I don’t know if it’s just me, but I’m having a hard time believing that we’ll be in a new year soon. Regardless, 2022 is rapidly approaching with each passing day. It feels like time has gone by more quickly, even during a pandemic, and that we’ve just flown through this past year at lightning speed. Luckily 2021 brought with it more hope and opportunity than the previous year. With its vaccine availability we were able to start doing more and seeing people again. The virus has not gone away but there is more protection now than before and with it more hope and high spirits heading into this New Year.
Spending time with others
Hopefully this upcoming year we will see people getting together more often. Of course, all the while still abiding by safety measures and precautions, when possible. But gathering again with friends and loved ones will be a welcome, continued change we hope to see.
Continued research and education
We continue to learn more daily when it comes to the COVID-19 virus and its variants, and hopefully this will continue in 2022. But not only that, MS research and education remain vital for the MS community as well. Treatment investigations, clinical studies, and education programs have increased over the past year and offered avenues of hope for those in the MS space. Education remains key to staying apprised of what’s impacting those touched by MS.
Support and encouragement
It’s been a trying time we’ve found ourselves in for nearly two years now. Things have weighed heavy on people’s emotions and well-being, but support in the MS community has remained strong and resilient. We’ve seen people still connecting with one another through various means to stay linked and provide encouragement to others. Be it online, by phone, or other avenues of communication, members of the MS community tried their best to stay in touch. MS organizations and groups continued to provide vital services as well, letting individuals know they’re not alone.
As we embark upon this New Year, let’s try to stay hopeful for refreshing changes and opportunities that may come. We can continue to hope for better times ahead.
Wishing everyone a hopeful and bright New Year!
It’s hard to believe, but the holiday season is upon us once again. We’ve entered November and have already had some cooler temps across the country these days, helping to signify that special time of year. The holidays mean something different to everyone. And for some it means a period of stress and tension trying to plan and prepare for the festivities to come. But the holidays don’t have to encompass just tension and hard work. We can make things a little easier with some planning and prep ahead of time.
I am a huge proponent of making lists. They help keep us organized and help us to recall things that need to be done. Having lists written out gives you a better idea of what your tasks are and allows you to put things in order of priority. It’s also a great feeling being able to throw the list away once you’re done with it.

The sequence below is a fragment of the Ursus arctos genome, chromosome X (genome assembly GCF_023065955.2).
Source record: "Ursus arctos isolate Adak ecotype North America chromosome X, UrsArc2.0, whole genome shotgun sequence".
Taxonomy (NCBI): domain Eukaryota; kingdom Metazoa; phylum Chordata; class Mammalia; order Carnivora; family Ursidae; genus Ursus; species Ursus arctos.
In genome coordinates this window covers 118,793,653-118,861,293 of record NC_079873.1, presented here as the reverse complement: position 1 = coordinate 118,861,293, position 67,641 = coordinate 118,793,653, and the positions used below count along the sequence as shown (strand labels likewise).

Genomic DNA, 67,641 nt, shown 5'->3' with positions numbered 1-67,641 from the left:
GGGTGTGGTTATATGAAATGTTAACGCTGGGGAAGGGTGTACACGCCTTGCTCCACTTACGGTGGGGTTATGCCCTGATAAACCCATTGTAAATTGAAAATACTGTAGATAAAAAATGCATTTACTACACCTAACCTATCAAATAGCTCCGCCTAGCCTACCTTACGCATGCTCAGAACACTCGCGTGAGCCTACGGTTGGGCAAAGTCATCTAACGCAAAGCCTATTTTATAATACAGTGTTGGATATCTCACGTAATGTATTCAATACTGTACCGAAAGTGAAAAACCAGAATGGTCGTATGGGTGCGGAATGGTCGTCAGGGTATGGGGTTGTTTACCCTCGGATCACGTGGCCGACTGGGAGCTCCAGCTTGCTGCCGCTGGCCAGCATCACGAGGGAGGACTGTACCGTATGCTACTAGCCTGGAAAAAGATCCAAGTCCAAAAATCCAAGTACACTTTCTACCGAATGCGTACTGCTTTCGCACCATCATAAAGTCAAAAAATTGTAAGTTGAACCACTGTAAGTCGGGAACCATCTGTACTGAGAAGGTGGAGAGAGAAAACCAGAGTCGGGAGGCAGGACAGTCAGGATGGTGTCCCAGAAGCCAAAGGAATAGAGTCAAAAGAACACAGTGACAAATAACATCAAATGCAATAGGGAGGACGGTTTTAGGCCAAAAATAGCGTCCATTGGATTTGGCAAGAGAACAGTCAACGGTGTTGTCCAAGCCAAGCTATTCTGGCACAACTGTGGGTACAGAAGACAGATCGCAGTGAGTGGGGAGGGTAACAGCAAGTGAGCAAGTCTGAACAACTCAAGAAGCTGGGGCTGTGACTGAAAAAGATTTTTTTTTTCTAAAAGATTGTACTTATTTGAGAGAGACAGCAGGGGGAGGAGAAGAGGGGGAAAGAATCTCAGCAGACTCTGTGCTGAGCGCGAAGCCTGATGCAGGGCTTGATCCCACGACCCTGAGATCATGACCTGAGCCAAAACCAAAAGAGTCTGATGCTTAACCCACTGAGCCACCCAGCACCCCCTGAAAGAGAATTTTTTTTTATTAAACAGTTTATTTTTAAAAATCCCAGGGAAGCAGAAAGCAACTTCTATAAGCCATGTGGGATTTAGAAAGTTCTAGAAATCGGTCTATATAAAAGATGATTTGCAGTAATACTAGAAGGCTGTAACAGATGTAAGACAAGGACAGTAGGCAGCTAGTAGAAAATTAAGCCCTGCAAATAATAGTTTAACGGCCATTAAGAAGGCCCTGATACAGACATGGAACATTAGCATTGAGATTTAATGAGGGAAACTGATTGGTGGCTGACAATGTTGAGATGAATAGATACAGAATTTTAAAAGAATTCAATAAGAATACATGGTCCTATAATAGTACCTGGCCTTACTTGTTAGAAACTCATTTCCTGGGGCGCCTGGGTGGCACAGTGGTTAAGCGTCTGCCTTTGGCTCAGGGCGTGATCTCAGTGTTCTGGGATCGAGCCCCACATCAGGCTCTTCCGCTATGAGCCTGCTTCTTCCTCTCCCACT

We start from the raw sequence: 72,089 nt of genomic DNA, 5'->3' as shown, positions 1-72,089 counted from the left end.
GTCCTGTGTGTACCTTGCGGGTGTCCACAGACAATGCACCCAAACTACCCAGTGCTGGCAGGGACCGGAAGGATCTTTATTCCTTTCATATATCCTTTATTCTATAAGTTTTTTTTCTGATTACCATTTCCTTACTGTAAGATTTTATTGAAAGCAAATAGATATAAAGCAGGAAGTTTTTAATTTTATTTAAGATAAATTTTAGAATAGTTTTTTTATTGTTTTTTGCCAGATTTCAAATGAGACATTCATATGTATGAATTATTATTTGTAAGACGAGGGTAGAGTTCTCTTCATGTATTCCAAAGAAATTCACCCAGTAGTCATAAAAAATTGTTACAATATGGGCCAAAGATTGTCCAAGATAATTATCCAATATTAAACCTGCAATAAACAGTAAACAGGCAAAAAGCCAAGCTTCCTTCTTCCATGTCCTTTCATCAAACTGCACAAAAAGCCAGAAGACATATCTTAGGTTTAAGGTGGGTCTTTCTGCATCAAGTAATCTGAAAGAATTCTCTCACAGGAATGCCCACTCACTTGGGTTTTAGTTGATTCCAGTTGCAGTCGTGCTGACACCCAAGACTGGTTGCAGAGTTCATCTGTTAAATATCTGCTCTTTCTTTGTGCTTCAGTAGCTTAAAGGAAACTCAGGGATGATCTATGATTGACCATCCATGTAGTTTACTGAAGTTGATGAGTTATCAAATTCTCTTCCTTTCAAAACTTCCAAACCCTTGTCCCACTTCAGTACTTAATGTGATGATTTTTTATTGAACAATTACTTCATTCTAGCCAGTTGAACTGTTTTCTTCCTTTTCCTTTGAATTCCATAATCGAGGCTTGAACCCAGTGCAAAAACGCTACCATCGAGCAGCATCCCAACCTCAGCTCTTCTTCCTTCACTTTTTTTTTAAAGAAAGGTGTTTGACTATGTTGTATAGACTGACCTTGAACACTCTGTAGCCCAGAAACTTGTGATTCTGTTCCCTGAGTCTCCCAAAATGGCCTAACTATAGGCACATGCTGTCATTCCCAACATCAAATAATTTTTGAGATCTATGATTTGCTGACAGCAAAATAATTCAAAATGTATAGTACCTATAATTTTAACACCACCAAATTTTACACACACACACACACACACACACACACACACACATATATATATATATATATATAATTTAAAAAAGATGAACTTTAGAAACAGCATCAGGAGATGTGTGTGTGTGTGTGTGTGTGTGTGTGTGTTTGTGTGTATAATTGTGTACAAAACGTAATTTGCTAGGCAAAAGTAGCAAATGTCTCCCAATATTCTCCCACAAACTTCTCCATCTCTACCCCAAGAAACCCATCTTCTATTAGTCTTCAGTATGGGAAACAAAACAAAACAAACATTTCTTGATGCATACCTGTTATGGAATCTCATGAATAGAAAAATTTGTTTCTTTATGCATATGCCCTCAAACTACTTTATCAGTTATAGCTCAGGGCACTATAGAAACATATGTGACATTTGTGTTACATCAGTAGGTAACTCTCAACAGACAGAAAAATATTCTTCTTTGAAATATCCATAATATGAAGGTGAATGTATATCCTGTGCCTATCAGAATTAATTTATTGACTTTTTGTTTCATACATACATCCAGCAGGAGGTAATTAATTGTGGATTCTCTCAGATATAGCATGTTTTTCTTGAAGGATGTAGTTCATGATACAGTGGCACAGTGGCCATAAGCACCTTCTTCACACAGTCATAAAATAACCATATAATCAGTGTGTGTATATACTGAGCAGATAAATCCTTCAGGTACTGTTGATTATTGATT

Keep it Simple
Sometimes less is more. During the holidays there’s already a lot going on, so why not simplify things where you can. Cooking for the holiday? Maybe focus on less side dishes or the abundance of dessert varieties. If gathering with others, go potluck for the meal. Have others prepare their favorite dish to bring to the occasion. And maybe even swap recipes with one another to make it more fun. If you’re able to, why not have a holiday meal or party catered? Or perhaps order your favorite takeout and gather with friends and family. Keeping it simple helps free up time to do other things you enjoy during the season.
Ask for Help
There is absolutely nothing wrong with asking for help, and at the holidays is no exception. Asking others to help plan and prepare meals, purchase goods, or clean and organize, can help you conserve energy and helps to maintain sanity during what can be a hectic time of year. Others may be very willing and eager to help, especially if they don’t have their own share of endless tasks to conquer. You can also pick and choose who you ask for support. You don’t have to take on everything alone.
This time of year can be truly wonderful and magical. It doesn’t have to look a certain way or cost lots of money. It’s about enjoying the spirit of the season, the joy, the lights, the hope. Be sure to carve out time to appreciate the special moments of the season. Nothing is or must be perfect. It can just be whatever it means to you.
Wishing everyone a safe and joyous holiday season!
Being diagnosed with MS can be a scary and unsure time. Lots of questions come up in the process and produce many thoughts centered around ‘what if, how, and when’ concerns. It can be overwhelming to learn about the disease too as there is so much information available on it. But there’s no right or wrong way to start educating yourself and others about the condition. And it’s important to know that it’s not something that can or has to be learned overnight. I always tell clients to have patience with themselves and to learn things as they’re comfortable doing so. Everyone is different and approaches things in their own way and time and that is ok. Below are some commonly asked questions that arise during this period for many diagnosed and their loved ones.